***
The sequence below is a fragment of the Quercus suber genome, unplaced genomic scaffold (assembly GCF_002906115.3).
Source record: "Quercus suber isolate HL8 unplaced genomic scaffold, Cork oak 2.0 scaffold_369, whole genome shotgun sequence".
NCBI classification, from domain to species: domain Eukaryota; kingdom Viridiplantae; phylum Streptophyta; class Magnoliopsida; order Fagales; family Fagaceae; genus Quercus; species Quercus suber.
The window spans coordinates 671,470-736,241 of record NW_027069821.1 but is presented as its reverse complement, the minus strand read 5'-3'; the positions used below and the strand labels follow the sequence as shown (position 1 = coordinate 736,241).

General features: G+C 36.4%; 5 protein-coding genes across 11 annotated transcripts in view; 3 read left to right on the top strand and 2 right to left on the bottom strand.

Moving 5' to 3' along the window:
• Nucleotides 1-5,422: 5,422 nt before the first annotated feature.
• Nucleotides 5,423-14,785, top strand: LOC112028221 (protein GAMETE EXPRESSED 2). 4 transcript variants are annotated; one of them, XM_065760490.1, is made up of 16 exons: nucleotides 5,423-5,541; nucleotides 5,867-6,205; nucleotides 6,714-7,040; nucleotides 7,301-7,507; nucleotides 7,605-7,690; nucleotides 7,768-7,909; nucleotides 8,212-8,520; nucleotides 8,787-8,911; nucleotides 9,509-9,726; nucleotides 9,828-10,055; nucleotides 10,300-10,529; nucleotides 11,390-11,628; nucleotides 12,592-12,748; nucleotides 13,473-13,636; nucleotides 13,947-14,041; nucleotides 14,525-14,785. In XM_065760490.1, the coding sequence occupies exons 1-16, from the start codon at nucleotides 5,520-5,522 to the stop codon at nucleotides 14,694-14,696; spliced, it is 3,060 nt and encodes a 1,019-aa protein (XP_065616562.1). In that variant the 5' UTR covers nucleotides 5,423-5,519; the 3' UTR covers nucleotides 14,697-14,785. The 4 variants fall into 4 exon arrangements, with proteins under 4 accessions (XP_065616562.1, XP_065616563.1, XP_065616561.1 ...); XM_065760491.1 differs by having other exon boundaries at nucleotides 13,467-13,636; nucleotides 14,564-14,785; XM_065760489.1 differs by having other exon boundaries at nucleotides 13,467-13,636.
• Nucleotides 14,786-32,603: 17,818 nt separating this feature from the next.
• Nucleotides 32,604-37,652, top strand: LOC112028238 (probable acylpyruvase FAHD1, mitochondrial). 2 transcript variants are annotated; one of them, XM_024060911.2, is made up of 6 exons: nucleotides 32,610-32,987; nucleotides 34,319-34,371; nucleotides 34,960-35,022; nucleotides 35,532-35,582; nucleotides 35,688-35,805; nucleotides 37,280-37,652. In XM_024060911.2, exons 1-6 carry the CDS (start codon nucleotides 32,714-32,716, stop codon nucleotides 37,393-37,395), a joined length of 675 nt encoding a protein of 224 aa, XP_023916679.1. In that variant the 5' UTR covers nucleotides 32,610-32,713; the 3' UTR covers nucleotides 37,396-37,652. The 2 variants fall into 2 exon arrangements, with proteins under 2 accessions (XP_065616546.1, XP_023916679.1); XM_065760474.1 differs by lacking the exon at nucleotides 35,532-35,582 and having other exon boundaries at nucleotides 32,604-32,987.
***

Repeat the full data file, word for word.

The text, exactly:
The sequence below is a fragment of the Quercus suber genome, unplaced genomic scaffold (assembly GCF_002906115.3).
Source record: "Quercus suber isolate HL8 unplaced genomic scaffold, Cork oak 2.0 scaffold_369, whole genome shotgun sequence".
NCBI classification, from domain to species: domain Eukaryota; kingdom Viridiplantae; phylum Streptophyta; class Magnoliopsida; order Fagales; family Fagaceae; genus Quercus; species Quercus suber.
The window spans coordinates 671,470-736,241 of record NW_027069821.1 but is presented as its reverse complement, the minus strand read 5'-3'; the positions used below and the strand labels follow the sequence as shown (position 1 = coordinate 736,241).

General features: G+C 36.4%; 5 protein-coding genes across 11 annotated transcripts in view; 3 read left to right on the top strand and 2 right to left on the bottom strand.

Moving 5' to 3' along the window:
• Nucleotides 1-5,422: 5,422 nt before the first annotated feature.
• Nucleotides 5,423-14,785, top strand: LOC112028221 (protein GAMETE EXPRESSED 2). 4 transcript variants are annotated; one of them, XM_065760490.1, is made up of 16 exons: nucleotides 5,423-5,541; nucleotides 5,867-6,205; nucleotides 6,714-7,040; nucleotides 7,301-7,507; nucleotides 7,605-7,690; nucleotides 7,768-7,909; nucleotides 8,212-8,520; nucleotides 8,787-8,911; nucleotides 9,509-9,726; nucleotides 9,828-10,055; nucleotides 10,300-10,529; nucleotides 11,390-11,628; nucleotides 12,592-12,748; nucleotides 13,473-13,636; nucleotides 13,947-14,041; nucleotides 14,525-14,785. In XM_065760490.1, the coding sequence occupies exons 1-16, from the start codon at nucleotides 5,520-5,522 to the stop codon at nucleotides 14,694-14,696; spliced, it is 3,060 nt and encodes a 1,019-aa protein (XP_065616562.1). In that variant the 5' UTR covers nucleotides 5,423-5,519; the 3' UTR covers nucleotides 14,697-14,785. The 4 variants fall into 4 exon arrangements, with proteins under 4 accessions (XP_065616562.1, XP_065616563.1, XP_065616561.1 ...); XM_065760491.1 differs by having other exon boundaries at nucleotides 13,467-13,636; nucleotides 14,564-14,785; XM_065760489.1 differs by having other exon boundaries at nucleotides 13,467-13,636.
• Nucleotides 14,786-32,603: 17,818 nt separating this feature from the next.
• Nucleotides 32,604-37,652, top strand: LOC112028238 (probable acylpyruvase FAHD1, mitochondrial). 2 transcript variants are annotated; one of them, XM_024060911.2, is made up of 6 exons: nucleotides 32,610-32,987; nucleotides 34,319-34,371; nucleotides 34,960-35,022; nucleotides 35,532-35,582; nucleotides 35,688-35,805; nucleotides 37,280-37,652. In XM_024060911.2, exons 1-6 carry the CDS (start codon nucleotides 32,714-32,716, stop codon nucleotides 37,393-37,395), a joined length of 675 nt encoding a protein of 224 aa, XP_023916679.1. In that variant the 5' UTR covers nucleotides 32,610-32,713; the 3' UTR covers nucleotides 37,396-37,652. The 2 variants fall into 2 exon arrangements, with proteins under 2 accessions (XP_065616546.1, XP_023916679.1); XM_065760474.1 differs by lacking the exon at nucleotides 35,532-35,582 and having other exon boundaries at nucleotides 32,604-32,987.